In Brussels, the independent record label group IMPALA expressed concern the proposed sale would further damage competition in recorded music, but said it had not yet decided whether to make a formal complaint to EU regulators.
IMPALA’s legal challenge to the Sony-BMG merger led to an EU court ruling that EU regulatory clearance for the deal was illegal, forcing regulators to screen the tie-up again.
BMG Music Publishing’s earnings before interest, taxes and depreciation and amortization totaled 81 million euros ($104 million) on revenue of 371 million euros ($475 million) in 2005.
Music publishers generate revenue by licensing songs for use in movies, TV shows, CDs, video games, ringtones and other media. The companies also collect performance fees when songs are played on the radio or in public venues such as clubs.
During the second quarter of this year, songs held by BMG Music Publishing accounted for 7.3 percent of the airplay on U.S. radio stations, or fifth overall, according to Nielsen Broadcast Data Systems. In the same period, Universal Music Publishing had a 10.2 percent market share, or fourth behind No. 1 EMI Music Publishing’s 19.8 percent share.
Although private equity groups as well as other media companies looked at the unit, Vivendi won because it did not face the same anti-competition issues as its rivals, analysts said. Vivendi shares fell fell 0.41 percent to close at 27.05 euros ($34.61) in Paris trading.
Bertelsmann’s Chief Financial Officer Thomas Rabe said the sale of the publishing unit will help pay back the 4.5 billion euros ($5.76 billion) of debt taken on to finance the repurchase of the 25 percent stake in the company that was held by Groupe Bruxelles Lambert.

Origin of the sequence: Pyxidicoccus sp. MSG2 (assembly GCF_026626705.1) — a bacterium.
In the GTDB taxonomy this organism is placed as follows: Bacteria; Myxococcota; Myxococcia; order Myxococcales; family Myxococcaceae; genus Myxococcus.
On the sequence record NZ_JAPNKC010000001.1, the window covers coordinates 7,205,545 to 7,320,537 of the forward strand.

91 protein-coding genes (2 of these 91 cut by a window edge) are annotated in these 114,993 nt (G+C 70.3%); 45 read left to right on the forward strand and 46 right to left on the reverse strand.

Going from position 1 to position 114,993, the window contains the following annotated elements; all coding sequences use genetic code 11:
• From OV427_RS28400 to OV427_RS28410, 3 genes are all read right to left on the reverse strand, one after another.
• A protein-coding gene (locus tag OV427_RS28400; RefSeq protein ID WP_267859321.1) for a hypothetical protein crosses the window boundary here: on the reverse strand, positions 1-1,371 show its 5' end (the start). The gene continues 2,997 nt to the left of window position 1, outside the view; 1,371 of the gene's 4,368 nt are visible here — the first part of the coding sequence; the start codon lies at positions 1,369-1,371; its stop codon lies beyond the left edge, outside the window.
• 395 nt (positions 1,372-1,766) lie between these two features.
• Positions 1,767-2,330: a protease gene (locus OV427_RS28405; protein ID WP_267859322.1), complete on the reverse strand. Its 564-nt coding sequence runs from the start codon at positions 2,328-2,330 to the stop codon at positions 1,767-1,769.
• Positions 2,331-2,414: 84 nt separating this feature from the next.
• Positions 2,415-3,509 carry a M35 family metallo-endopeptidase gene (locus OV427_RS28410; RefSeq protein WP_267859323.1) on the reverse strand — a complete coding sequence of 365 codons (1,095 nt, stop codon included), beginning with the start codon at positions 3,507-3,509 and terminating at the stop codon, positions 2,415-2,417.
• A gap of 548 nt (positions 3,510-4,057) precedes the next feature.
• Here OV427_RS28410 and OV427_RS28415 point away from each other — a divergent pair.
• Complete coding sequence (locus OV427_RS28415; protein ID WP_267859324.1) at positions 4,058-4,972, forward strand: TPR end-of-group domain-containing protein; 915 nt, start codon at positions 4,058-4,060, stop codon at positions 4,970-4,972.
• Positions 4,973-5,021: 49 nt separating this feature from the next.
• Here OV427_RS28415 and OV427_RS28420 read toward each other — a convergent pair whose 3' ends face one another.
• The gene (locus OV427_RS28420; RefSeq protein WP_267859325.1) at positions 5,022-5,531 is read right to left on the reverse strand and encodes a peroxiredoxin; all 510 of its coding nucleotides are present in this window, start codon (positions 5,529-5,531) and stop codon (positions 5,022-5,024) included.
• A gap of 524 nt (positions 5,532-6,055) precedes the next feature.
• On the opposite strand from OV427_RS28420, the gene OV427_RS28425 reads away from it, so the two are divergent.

“This transaction underscores our continued commitment to the strategy of reducing debt,” Rabe said in a statement. “Bertelsmann remains fully committed to its recorded music business through its partnership with Sony in Sony BMG Music Entertainment.”
New York-based Sony BMG is a joint venture of Sony Corp. and Bertelsmann.
In its first-half financial report, Bertelsmann said earnings rose 8.5 percent to 243 million euros ($311.3 million) on a 15 percent increase in sales to 9.1 billion euros ($11.66 billion).
The privately held, Guetersloh-based company, which owns or controls media companies including RTL Group, Europe’s largest broadcaster, and publisher Random House, said it planned a “restrained” investment approach until the end of 2007.
Bertelsmann and Universal Music Group also said they had settled copyright litigation over the software application Napster, which allowed millions of users around the world to share and swap music files.
The companies said Universal will receive $60 million, which includes reimbursement of legal fees and expenses and covers the resolution of the legal claims of Universal’s recorded music and music publishing businesses, as well as those of BMG Music Publishing.
Bertelsmann, which had invested in Napster, admitted no liability.